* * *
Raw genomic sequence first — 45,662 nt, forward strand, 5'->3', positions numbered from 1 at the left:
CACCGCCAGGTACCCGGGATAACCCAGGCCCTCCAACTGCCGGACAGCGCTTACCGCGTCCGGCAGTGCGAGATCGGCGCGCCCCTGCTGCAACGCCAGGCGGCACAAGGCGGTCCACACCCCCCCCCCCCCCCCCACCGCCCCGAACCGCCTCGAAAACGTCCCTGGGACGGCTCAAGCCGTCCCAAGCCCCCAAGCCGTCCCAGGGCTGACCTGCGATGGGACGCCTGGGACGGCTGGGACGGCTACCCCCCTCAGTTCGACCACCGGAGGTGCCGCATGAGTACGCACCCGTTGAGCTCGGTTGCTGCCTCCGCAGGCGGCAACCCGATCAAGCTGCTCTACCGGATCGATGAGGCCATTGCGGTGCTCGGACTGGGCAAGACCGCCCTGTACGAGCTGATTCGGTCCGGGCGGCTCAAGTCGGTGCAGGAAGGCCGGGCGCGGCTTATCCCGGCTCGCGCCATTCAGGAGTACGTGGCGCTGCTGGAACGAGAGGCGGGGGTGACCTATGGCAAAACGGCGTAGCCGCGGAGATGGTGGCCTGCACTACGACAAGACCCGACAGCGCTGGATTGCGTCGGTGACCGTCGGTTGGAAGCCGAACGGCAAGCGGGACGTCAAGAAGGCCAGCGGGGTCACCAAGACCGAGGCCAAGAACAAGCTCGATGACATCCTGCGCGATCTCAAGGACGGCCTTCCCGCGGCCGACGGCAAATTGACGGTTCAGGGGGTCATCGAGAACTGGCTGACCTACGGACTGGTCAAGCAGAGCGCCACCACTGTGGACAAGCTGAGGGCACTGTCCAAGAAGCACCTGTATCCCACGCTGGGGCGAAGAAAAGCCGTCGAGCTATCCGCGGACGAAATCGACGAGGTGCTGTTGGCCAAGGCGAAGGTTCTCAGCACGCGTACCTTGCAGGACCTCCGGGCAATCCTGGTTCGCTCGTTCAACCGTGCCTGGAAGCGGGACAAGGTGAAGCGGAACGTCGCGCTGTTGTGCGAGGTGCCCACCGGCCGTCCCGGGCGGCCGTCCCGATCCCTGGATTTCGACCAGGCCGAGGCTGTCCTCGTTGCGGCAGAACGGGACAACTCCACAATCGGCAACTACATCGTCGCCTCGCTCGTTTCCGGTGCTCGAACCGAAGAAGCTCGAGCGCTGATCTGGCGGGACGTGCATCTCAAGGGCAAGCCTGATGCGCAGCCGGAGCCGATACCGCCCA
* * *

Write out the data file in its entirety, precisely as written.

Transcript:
Raw genomic sequence first — 45,662 nt, forward strand, 5'->3', positions numbered from 1 at the left:
CACCGCCAGGTACCCGGGATAACCCAGGCCCTCCAACTGCCGGACAGCGCTTACCGCGTCCGGCAGTGCGAGATCGGCGCGCCCCTGCTGCAACGCCAGGCGGCACAAGGCGGTCCACACCCCCCCCCCCCCCCCCACCGCCCCGAACCGCCTCGAAAACGTCCCTGGGACGGCTCAAGCCGTCCCAAGCCCCCAAGCCGTCCCAGGGCTGACCTGCGATGGGACGCCTGGGACGGCTGGGACGGCTACCCCCCTCAGTTCGACCACCGGAGGTGCCGCATGAGTACGCACCCGTTGAGCTCGGTTGCTGCCTCCGCAGGCGGCAACCCGATCAAGCTGCTCTACCGGATCGATGAGGCCATTGCGGTGCTCGGACTGGGCAAGACCGCCCTGTACGAGCTGATTCGGTCCGGGCGGCTCAAGTCGGTGCAGGAAGGCCGGGCGCGGCTTATCCCGGCTCGCGCCATTCAGGAGTACGTGGCGCTGCTGGAACGAGAGGCGGGGGTGACCTATGGCAAAACGGCGTAGCCGCGGAGATGGTGGCCTGCACTACGACAAGACCCGACAGCGCTGGATTGCGTCGGTGACCGTCGGTTGGAAGCCGAACGGCAAGCGGGACGTCAAGAAGGCCAGCGGGGTCACCAAGACCGAGGCCAAGAACAAGCTCGATGACATCCTGCGCGATCTCAAGGACGGCCTTCCCGCGGCCGACGGCAAATTGACGGTTCAGGGGGTCATCGAGAACTGGCTGACCTACGGACTGGTCAAGCAGAGCGCCACCACTGTGGACAAGCTGAGGGCACTGTCCAAGAAGCACCTGTATCCCACGCTGGGGCGAAGAAAAGCCGTCGAGCTATCCGCGGACGAAATCGACGAGGTGCTGTTGGCCAAGGCGAAGGTTCTCAGCACGCGTACCTTGCAGGACCTCCGGGCAATCCTGGTTCGCTCGTTCAACCGTGCCTGGAAGCGGGACAAGGTGAAGCGGAACGTCGCGCTGTTGTGCGAGGTGCCCACCGGCCGTCCCGGGCGGCCGTCCCGATCCCTGGATTTCGACCAGGCCGAGGCTGTCCTCGTTGCGGCAGAACGGGACAACTCCACAATCGGCAACTACATCGTCGCCTCGCTCGTTTCCGGTGCTCGAACCGAAGAAGCTCGAGCGCTGATCTGGCGGGACGTGCATCTCAAGGGCAAGCCTGATGCGCAGCCGGAGCCGATACCGCCCA